Nineteen-sixties’ bandleaders such as Mongo Santamaria and Willie Bobo were able to raid Pucho for talent by being able to offer higher salaries. Former Santamaria music director Marty Sheller tells the story of how bassist William Allen left the Pucho fold. “When it finally came time for Victor Venegas to leave Mongo, the word got around that Pucho had a bass player, he had recently come back from Vietnam, and he was terrific. Jack Hooke called me and said, ‘Marty, I want you to go to the club where he’s playing and check out the bass player and tell me what you think.’ The bass player, William Allen, very much wanted to work in Mongo’s band. So I came into the club and Pucho saw me, came over and said, ‘Ah, shit, you’re gonna take my bass player, aren’t you?’ and, I said, ‘Boy, he really sounds good.’ Pucho’s a nice guy and he said, “He really does, he would be perfect for Mongo’s band’ “. Steve Berrios, Jr., Bobby Capers, Chick Corea, Bill Salter, Jerry Jemmott, Lisle Atkinson and Lonnie Gales are among the veterans of jazz, Latin, and pop music who are graduates of the Pucho Academy.
What kind of music was the Pucho aggregation playing in the 1960s? “We always played jazz because there was no Latin musicians in the band,” Pucho says, “only ‘Dato’ [Norberto Apellaniz], he was the bongo player but everybody else was black in the band. We played jazz cover tunes and American cover tunes in Latin and then when the boogaloo came out we was playin’ tunes like ‘Mustang Sally,’ ‘In the Midnight Hour,’—now those are real boogaloo tunes, all we did was put the Latin beat behind it. Because basically you could do the boogaloo to Latin dance, actually Latin boogaloo is nothin’ but a cha cha with a backbeat. You could still do the dance, the same boogaloo, you could do it to the cha cha or you could do it to the black authentic boogaloo music.” The Joe Cuba/Joe Panama vibes and rhythm sound of the 1950s Pucho group was fleshed out with jazz and r&b flavored horns. Pianist Arthur Jenkins doesn’t remember a large amount of written music being used by Pucho. “We all knew the same tunes and the record companies couldn’t put out tunes fast enough for us to consume. Maybe Art Blakey came out with ‘Moanin’ ‘ and by the time we got together to play again we all knew the tune without even havin’ seen each other. Or maybe we did see each other, we’d get on the phone—’Hey, man, did you hear “Moanin’?” and we’d go and sit down and listen and then when we got together to play the job we’d start playin’ it. We’d already know the tune and we may just have to say, ‘Well, let’s put this kind of a break here,’ somethin’ like that.”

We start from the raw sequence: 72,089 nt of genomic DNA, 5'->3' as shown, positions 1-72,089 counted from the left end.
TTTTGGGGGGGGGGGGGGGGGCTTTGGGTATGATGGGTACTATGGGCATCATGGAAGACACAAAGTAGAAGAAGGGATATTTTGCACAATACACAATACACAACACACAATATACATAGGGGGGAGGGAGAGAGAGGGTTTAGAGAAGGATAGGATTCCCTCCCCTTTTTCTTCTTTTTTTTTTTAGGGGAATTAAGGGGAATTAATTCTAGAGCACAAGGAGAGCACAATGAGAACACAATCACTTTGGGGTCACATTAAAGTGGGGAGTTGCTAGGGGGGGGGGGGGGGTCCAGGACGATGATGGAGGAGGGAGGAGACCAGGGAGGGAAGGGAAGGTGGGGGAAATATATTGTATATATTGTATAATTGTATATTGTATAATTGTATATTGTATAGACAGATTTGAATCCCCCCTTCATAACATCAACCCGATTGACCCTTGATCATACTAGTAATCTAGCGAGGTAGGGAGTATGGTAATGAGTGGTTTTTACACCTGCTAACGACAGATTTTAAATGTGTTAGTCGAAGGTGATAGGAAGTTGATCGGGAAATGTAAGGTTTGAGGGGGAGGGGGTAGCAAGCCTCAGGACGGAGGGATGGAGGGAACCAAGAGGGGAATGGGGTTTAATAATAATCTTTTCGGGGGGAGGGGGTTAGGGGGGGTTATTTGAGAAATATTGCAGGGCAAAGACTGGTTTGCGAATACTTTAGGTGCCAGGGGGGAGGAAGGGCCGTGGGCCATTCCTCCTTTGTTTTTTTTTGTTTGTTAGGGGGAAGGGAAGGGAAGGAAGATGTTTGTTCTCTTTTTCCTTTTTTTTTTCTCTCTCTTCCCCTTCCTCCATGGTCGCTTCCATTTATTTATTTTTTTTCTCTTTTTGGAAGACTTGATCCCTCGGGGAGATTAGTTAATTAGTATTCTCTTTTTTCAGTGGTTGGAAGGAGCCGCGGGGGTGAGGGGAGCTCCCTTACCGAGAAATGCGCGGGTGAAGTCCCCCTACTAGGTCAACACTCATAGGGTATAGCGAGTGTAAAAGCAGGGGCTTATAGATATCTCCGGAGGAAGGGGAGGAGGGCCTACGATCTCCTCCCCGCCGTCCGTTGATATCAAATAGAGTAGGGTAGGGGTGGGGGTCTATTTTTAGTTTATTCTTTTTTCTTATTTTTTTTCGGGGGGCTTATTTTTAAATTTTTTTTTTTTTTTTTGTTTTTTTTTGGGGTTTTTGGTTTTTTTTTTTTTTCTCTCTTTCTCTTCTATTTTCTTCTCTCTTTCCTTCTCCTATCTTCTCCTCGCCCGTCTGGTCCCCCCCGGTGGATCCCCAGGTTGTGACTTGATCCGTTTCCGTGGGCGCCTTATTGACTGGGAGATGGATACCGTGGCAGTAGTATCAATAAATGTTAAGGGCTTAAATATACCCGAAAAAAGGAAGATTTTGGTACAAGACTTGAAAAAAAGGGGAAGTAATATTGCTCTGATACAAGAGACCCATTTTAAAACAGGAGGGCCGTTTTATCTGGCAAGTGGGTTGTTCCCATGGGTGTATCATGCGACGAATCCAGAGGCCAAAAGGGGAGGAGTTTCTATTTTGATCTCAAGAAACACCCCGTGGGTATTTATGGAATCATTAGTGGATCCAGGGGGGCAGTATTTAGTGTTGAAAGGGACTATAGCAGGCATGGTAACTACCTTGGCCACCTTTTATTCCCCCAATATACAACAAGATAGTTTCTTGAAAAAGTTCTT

A Pucho single called “Darin’s Mambo” appeared on the Epic label in 1963, but it didn’t hit. In 1966, he was signed by Prestige and his band was renamed “Pucho and the Latin Soul Brothers” by staff producer Cal Lampley. Eight albums were eventually released on Prestige; this generated considerable airplay on stations such WLIB. Pucho’s economic backbone, however, was the employment provided by the black social clubs of the 1960s. “They have somethin’ going on in the back if an organization rented the room out,” Pucho remembers, “but we was in the front and we played there for two weeks, it was six nights a week. In those days you had yourself what you call a ‘round robin.’ Say if you work Count Basie’s for two weeks, then you go to Small’s for two weeks, then you go to the Hideout for two weeks, that’s basically six weeks scored right there. Then you go to another place for two weeks so all you need is four clubs and you just keep goin’ around and you’re workin’ constantly.”
After leaving Prestige, the Latin Soul Brothers recorded two albums for the Right On! label and then broke up. The social clubs that kept Pucho’s men employed lacked the viability of the previous two decades; DJs and canned music eliminated much of the work. It’s been suggested that public taste cried for more specialization—in other words, for Latin music you booked a Latin group, for soul music you booked a soul band. The stylistic versatility of a Pucho or a Hugo Dickens was no longer a point in their favor. When Pucho’s father died, he inherited the Brown family home in Middletown, New York. In 1971, he moved to the Catskills and began working as a trap drummer for hotel combos. Twenty years later, Pucho discovered that British rock musicians had been sampling his old numbers and rapping on top of them. Better yet, he had become a hero to British radio personalities such as DJ Giles Peterson. English labels began licensing the Latin Soul Brothers’ Prestige albums. This marked the beginning of “acid jazz,” a term which Pucho hasn’t been able to define with much more clarity than the rest of us. But who’s defining too carefully—whatever it is, the “acid jazz” movement has generated international tours and a new album for Pucho on the Milestone label (Rip a Dip). He may have acquired some avoirdupois since the sixties. What he hasn’t lost is the charisma and warmth that made audiences want to hear him and musicians want to work with him. The music retains its vitality, funkiness, and the unique hybrid of Afro-American and Afro-Cuban styles that attracted its practitioners in the first place.